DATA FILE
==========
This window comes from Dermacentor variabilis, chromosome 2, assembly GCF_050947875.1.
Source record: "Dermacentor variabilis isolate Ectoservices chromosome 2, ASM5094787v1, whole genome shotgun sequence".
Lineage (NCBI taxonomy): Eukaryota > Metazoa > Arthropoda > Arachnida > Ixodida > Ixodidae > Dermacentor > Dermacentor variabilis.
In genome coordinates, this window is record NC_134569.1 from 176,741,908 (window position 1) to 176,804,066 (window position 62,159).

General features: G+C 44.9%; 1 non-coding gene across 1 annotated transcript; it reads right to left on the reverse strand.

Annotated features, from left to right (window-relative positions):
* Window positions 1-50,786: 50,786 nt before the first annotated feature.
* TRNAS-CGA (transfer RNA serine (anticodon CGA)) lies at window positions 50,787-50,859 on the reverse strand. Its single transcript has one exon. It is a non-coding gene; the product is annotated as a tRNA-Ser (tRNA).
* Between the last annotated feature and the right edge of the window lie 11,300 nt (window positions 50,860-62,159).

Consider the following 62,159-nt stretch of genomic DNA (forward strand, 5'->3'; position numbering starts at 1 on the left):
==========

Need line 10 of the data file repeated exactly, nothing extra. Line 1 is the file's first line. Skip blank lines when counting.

Consider the following 62,159-nt stretch of genomic DNA (forward strand, 5'->3'; position numbering starts at 1 on the left):